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The late, great, beautiful John Sex. I remember when they used to play his music video “Hustle with My Muscle” on cable TV and his shows at Wigstock in Tompkins Square Park were a highlight of the event. He died too young, at age 34 from AIDS, in 1990. I adored his partner, Wendy Wild, who was also a regular performer at the Pyramid and King Tut’s Wah Wah Hut across the street. She often worked the coat check on Sunday nights and I would arrive early so I could hang out and chat with her before the show began. She appeared on my cable show Glennda and Friends at Wigstock in 1995, held at the piers, and left this world in 1996.

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Transgendered supernova International Chrysis, another angel now in heaven. I wrote about seeing her perform at The World in the introduction of my book, Confessions From the Velvet Ropes.

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The man of the hour, Brian Butterick, with work by Connie Fleming aka Connie Girl.

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Early issues of Linda Simpson’s drag ‘zine My Comrade/Sister…TABBOO! as Patty Hearst!

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Scot Wright and his doggie pose beside Scot’s piece for the show. Scot is a legendary NYC doorman…I remember him from the Pyramid in the late ’80s, and then Barracuda in Chelsea and now I think he still works the door at Eastern Bloc in the East Village. I rarely go to gay bars these days, but when I do go, I go there. Of course, I’m sooooo old (“How old are you?”) that not only do I remember when that space was the Wonder Bar, I remember when it was a quirky pansexual performance space and rock ‘n’ roll bar called Chameleon.

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Pyramid Club ad by TABBOO! aka Stephen Tashjian. That’s an illustration of the great Dean Johnson on the right, also gone from this world now, of Rock ‘N’ Roll Fag Bar at the World fame.

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Kembra Pfahler of the Voluptuous Horror of Karen Black. Back in the ’90s, my drag queen alter ego, Glennda Orgasm use to have a cameo in Karen Black shows: my job was to break paint-filled eggs on Kembra’s vulva as she stood on her head.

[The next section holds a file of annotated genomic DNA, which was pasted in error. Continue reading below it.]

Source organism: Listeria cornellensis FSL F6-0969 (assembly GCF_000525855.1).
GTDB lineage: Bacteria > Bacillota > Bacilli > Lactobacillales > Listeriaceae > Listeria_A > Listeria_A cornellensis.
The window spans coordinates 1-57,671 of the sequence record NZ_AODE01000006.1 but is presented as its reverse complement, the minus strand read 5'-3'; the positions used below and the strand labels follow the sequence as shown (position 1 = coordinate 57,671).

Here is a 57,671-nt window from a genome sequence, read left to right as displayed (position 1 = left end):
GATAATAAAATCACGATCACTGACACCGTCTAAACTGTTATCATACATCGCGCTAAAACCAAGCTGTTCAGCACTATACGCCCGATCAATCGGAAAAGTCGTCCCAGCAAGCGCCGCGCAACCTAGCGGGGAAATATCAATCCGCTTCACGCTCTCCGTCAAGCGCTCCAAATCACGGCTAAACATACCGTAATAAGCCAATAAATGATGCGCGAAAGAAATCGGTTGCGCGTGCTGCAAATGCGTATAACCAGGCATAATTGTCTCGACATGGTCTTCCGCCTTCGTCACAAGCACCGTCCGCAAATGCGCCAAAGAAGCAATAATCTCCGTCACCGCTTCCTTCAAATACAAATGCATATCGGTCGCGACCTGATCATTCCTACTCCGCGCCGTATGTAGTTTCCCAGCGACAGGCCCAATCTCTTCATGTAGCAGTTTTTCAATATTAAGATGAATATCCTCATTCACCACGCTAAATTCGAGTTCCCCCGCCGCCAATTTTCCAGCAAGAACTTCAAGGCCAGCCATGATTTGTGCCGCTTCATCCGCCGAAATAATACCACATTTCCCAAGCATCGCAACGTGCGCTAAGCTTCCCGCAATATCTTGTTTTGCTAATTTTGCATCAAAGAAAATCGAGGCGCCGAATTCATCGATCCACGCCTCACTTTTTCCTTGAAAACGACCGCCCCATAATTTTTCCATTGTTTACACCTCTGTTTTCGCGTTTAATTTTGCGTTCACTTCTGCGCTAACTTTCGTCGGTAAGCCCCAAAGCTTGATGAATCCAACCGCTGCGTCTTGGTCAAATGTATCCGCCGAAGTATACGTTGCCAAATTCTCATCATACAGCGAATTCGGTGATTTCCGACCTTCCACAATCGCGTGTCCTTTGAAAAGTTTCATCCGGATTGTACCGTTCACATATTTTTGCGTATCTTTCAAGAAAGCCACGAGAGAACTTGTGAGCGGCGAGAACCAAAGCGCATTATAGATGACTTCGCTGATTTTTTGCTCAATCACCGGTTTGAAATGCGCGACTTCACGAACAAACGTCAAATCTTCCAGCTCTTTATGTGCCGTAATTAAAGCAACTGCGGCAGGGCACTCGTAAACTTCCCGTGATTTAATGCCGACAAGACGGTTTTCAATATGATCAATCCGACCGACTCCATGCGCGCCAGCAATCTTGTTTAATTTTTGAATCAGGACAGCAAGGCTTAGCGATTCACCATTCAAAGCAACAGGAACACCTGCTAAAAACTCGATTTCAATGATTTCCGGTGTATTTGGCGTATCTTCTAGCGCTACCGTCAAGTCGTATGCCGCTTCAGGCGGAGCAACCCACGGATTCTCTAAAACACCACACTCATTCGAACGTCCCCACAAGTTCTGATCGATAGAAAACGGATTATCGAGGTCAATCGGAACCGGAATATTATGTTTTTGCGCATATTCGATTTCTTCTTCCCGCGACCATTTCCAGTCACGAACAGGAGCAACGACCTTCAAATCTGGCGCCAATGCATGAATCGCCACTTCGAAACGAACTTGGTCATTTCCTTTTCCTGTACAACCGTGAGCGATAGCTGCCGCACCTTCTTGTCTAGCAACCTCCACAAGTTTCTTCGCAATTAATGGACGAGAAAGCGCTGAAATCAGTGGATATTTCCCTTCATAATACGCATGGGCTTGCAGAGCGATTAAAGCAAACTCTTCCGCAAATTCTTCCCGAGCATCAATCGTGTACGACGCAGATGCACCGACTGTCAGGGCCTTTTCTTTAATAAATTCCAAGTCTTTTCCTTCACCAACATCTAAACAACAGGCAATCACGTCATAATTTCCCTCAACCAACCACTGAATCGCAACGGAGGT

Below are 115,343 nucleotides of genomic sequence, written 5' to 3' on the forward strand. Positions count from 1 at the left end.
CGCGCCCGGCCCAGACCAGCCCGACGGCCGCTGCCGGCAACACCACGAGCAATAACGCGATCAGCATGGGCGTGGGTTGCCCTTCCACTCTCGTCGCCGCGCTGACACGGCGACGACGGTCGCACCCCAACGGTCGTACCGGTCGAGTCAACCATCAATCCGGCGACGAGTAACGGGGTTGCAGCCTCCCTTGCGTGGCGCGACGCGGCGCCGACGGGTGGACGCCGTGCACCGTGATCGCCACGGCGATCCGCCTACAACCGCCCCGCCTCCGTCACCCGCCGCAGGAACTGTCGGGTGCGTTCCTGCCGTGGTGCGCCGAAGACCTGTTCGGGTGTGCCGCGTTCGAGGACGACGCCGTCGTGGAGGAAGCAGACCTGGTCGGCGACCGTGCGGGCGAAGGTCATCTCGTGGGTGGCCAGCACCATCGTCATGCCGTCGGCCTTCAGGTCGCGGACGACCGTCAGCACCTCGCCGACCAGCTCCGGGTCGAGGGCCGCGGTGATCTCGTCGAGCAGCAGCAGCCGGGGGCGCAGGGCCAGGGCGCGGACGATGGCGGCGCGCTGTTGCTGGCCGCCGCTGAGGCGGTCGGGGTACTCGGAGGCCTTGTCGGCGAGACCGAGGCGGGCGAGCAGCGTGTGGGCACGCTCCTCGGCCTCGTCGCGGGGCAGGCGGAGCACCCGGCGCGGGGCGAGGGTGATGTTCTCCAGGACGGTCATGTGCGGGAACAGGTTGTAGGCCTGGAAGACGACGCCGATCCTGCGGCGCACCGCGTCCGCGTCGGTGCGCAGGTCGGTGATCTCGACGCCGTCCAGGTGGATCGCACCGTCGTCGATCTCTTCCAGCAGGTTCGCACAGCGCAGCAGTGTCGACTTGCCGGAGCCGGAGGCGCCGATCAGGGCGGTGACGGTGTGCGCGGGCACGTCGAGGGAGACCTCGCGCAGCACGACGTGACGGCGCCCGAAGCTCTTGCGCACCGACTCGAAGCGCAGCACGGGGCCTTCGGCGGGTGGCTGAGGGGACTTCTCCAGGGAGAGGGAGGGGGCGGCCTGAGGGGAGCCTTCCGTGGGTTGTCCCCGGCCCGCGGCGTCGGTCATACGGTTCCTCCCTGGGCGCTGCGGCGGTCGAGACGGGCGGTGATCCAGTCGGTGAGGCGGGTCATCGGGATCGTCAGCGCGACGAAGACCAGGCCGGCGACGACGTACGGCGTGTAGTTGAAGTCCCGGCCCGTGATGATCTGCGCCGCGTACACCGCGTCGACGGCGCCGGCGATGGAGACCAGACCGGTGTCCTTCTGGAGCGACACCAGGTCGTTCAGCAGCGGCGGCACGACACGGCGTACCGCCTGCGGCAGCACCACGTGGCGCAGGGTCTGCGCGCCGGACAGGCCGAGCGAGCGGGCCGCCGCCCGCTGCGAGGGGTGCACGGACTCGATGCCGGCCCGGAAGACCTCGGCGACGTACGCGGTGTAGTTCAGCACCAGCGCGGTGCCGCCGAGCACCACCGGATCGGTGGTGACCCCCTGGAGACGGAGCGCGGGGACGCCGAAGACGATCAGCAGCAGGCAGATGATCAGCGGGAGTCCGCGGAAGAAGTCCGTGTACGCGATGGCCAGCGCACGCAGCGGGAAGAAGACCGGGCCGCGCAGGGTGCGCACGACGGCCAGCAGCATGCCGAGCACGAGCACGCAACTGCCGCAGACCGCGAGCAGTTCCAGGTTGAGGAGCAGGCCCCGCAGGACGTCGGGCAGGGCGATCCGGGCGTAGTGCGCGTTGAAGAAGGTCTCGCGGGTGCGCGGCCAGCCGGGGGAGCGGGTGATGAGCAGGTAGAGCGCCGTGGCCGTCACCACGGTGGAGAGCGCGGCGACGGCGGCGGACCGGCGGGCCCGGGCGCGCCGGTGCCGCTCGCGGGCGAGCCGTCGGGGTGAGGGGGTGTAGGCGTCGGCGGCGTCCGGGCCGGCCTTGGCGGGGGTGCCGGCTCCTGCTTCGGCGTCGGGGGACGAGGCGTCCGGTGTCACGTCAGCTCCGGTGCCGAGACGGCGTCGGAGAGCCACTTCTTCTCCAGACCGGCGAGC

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More work from Stephen Tashjian.

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Marjan Moghaddam Screen Cap Dress from her video about the Pyramid Club, “Drag Queens, Skinheads, and Some Girls.”

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When they were young: RuPaul, Hattie Hathaway (in animal print), Larry Tee and Hapi Phace.

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Bugs Kwaloff

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Work by Chris Tanner.

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Stephen Tashjian with his Halloween spider brooch.

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Belly up to the bar! We can’t get enough of Hapi Phace.

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Bob Dylan painting by Samoa Moriki.

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Samoa Moriki and writer Nancy Stout.

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A jockstrap festooned with sunflowers by Peter Cramer.

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Meet the living legends: Hapi Phace and filmmaker Jack Waters.

Thanks for reading.

Love,

Glenn Belverio

Glenn Belverio

Glenn Belverio is a writer and New Yorker. He has been reporting for ASVOF since 2005 and currently works at The Museum of Modern Art as the Content Manager for MoMA Design Store.